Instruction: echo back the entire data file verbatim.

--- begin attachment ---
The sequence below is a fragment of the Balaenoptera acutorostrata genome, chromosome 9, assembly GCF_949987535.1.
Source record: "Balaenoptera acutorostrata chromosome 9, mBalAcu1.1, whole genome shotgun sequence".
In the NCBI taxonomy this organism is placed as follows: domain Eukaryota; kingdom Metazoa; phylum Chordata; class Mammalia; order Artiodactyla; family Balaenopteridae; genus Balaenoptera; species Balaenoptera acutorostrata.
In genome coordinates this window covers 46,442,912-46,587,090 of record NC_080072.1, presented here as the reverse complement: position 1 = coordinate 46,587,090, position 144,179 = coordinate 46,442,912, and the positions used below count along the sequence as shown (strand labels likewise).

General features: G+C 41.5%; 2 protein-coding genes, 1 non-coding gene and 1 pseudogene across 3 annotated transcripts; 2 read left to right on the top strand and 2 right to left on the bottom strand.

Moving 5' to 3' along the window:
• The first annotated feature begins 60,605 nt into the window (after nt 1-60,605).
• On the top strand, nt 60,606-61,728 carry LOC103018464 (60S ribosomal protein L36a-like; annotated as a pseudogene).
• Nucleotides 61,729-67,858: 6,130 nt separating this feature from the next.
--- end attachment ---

The sequence below is a fragment of the Balaenoptera acutorostrata genome, chromosome 9, assembly GCF_949987535.1.
Source record: "Balaenoptera acutorostrata chromosome 9, mBalAcu1.1, whole genome shotgun sequence".
In the NCBI taxonomy this organism is placed as follows: domain Eukaryota; kingdom Metazoa; phylum Chordata; class Mammalia; order Artiodactyla; family Balaenopteridae; genus Balaenoptera; species Balaenoptera acutorostrata.
In genome coordinates this window covers 46,442,912-46,587,090 of record NC_080072.1, presented here as the reverse complement: position 1 = coordinate 46,587,090, position 144,179 = coordinate 46,442,912, and the positions used below count along the sequence as shown (strand labels likewise).

General features: G+C 41.5%; 2 protein-coding genes, 1 non-coding gene and 1 pseudogene across 3 annotated transcripts; 2 read left to right on the top strand and 2 right to left on the bottom strand.

Moving 5' to 3' along the window:
• The first annotated feature begins 60,605 nt into the window (after nt 1-60,605).
• On the top strand, nt 60,606-61,728 carry LOC103018464 (60S ribosomal protein L36a-like; annotated as a pseudogene).
• Nucleotides 61,729-67,858: 6,130 nt separating this feature from the next.